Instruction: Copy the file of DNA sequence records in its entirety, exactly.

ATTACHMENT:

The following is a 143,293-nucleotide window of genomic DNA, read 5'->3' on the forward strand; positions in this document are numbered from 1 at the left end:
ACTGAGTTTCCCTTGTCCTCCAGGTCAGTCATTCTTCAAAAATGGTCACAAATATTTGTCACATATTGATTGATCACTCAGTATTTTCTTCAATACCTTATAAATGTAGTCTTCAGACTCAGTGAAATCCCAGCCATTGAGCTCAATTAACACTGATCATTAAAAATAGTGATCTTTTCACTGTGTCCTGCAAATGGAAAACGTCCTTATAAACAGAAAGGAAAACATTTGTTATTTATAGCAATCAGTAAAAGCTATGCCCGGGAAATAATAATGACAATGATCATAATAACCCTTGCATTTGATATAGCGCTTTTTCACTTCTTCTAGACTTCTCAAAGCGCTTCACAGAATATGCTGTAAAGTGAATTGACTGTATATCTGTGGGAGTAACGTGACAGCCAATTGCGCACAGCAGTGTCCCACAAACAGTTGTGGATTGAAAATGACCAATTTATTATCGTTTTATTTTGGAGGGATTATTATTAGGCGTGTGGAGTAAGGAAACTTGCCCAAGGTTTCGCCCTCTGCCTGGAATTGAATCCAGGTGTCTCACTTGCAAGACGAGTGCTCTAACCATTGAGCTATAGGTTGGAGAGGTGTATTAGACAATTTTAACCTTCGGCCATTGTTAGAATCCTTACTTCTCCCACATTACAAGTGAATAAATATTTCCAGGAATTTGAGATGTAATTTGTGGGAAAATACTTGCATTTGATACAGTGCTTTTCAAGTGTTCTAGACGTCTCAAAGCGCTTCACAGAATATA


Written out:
The following is a 143,293-nucleotide window of genomic DNA, read 5'->3' on the forward strand; positions in this document are numbered from 1 at the left end:
ACTGAGTTTCCCTTGTCCTCCAGGTCAGTCATTCTTCAAAAATGGTCACAAATATTTGTCACATATTGATTGATCACTCAGTATTTTCTTCAATACCTTATAAATGTAGTCTTCAGACTCAGTGAAATCCCAGCCATTGAGCTCAATTAACACTGATCATTAAAAATAGTGATCTTTTCACTGTGTCCTGCAAATGGAAAACGTCCTTATAAACAGAAAGGAAAACATTTGTTATTTATAGCAATCAGTAAAAGCTATGCCCGGGAAATAATAATGACAATGATCATAATAACCCTTGCATTTGATATAGCGCTTTTTCACTTCTTCTAGACTTCTCAAAGCGCTTCACAGAATATGCTGTAAAGTGAATTGACTGTATATCTGTGGGAGTAACGTGACAGCCAATTGCGCACAGCAGTGTCCCACAAACAGTTGTGGATTGAAAATGACCAATTTATTATCGTTTTATTTTGGAGGGATTATTATTAGGCGTGTGGAGTAAGGAAACTTGCCCAAGGTTTCGCCCTCTGCCTGGAATTGAATCCAGGTGTCTCACTTGCAAGACGAGTGCTCTAACCATTGAGCTATAGGTTGGAGAGGTGTATTAGACAATTTTAACCTTCGGCCATTGTTAGAATCCTTACTTCTCCCACATTACAAGTGAATAAATATTTCCAGGAATTTGAGATGTAATTTGTGGGAAAATACTTGCATTTGATACAGTGCTTTTCAAGTGTTCTAGACGTCTCAAAGCGCTTCACAGAATATA